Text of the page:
House Republicans finally get it right
Despite the Democrats and their media flunkies going on a full-scale demonization of the new House Speaker Mike Johnson, it appears to me that the GOP has found the right guy for the moment.
Democrats claim that Johnson is some sort of maniacal rightwing extremist. In reality, he is a rock-solid principled conservative – which those on the left see as … a maniacal rightwing extremist. He is called an election denier for his efforts to secure recounts in the 2020 election – and his vote to not certify the results of the Electoral College vote. He certainly had concerns about the vote count at the time – but nothing he did was illegal, unconstitutional, or out of line with actions taken by political operatives in past elections.
What struck me most about Johnson was his Reagan-esque quality. Even CNN’s Chuck Todd – who never met a conservative he would not attack – described Johnson as having a pleasant personality – not given to the harsh crossfire rhetoric that has come to characterize modern political discourse. Todd went on to say that Johnson is able to address controversial issues convincingly and without acrimony.
While he is firm in his beliefs, he respects the opinions of others. That means he can be a unifier for the House Republicans and an effective negotiator with Democrats.
Considering the chaotic process that ended the speakership of Kevin McCarty – and doomed the elections of four more prominent candidates for Speaker – Johnson received a strong mandate from House Republicans by winning the speakership by a unanimous vote – something that did not happen for a Republican since the election of Speaker John Boehner in 2011.
While he is called an “extremist” – even an “uber extremist” by MSNBC’s Mika Brzezinski – Johnson’s beliefs and principles are shared by at least half of the American public. He itemized them in his speech as Individual liberty, limited government, free enterprise, strong national defense, traditional values, rule-of-law and American exceptionalism. He called them both conservative values and basic American values – although I fear some on the left do not embrace them.
Still … it was important that he remind the people of his and millions of American’s core values. They are the foundation upon which issues are examined and policies determined.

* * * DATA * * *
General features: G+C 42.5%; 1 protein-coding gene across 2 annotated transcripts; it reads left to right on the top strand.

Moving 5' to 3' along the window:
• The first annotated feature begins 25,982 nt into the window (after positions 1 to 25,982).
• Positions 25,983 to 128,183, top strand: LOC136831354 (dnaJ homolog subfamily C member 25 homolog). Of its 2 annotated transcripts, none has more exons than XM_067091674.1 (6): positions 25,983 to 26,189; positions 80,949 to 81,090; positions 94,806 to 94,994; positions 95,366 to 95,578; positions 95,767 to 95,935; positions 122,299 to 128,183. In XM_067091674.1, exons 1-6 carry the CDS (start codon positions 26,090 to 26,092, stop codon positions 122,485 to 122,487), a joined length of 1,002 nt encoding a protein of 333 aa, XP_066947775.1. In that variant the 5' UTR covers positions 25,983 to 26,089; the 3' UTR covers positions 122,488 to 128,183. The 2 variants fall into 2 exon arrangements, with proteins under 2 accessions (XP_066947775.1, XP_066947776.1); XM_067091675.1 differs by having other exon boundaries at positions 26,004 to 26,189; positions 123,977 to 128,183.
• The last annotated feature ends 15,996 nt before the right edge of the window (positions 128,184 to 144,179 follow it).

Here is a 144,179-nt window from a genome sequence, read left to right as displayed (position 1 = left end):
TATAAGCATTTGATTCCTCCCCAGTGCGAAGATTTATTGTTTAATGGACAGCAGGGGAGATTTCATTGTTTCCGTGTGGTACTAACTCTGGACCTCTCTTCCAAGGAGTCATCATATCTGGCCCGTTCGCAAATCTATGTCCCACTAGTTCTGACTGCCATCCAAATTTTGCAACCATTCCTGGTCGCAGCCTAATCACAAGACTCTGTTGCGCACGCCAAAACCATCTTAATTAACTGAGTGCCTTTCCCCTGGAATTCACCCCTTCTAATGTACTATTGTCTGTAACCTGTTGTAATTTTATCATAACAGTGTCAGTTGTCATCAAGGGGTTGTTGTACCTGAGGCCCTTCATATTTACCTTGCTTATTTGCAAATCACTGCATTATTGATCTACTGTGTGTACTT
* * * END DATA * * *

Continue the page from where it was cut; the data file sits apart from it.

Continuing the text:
Johnson declared that the House is “back in business.” While critics see the manner in which the Speaker’s chair was vacated and eventually filled as an indication of dysfunction, and will make it harder – even impossible in the judgment of some critics – to maintain control of the House after the 2024 elections.
More likely, serious issues and unanticipated events will put this temporary tempest in a teapot into the political rearview mirror. Johnson’s leadership – and the performance of the Republican majority – will be judged on that happens in the future. And the change of Speaker will not be on the minds of voters heading to the polls in a year from now.
Like Reagan before him, Johnson has strong beliefs but pursues them without rancor. Also, like Reagan, Johnson is a very effective public communicator – something McCarthy lacked.
As did Reagan, Johnson seems to understand that beliefs—no matter how strongly held – need to be tempered in the negotiating process. Winning 80 percent is better than losing 100 percent. He demonstrated this in his comments directed to House Minority Leader Hakeem Jeffries – saying that despite disagreements on policy, they can work together for the benefit of the American people.
In the spirit that no one gets everything they want, I have my one issue disagreement with the new Speaker. He has previously opposed more money for Ukraine. I believe that is a huge mistake. But … based on his pledge to not operate as an authoritarian Speaker, who might refuse to bring such important issues to the floor, I trust that the aid will get a vote and be approved by Congress.
As the months go by, I suspect that – like Reagan – Johnson will become more and more popular with the people despite the left’s efforts to demonize him.
So, there ‘tis.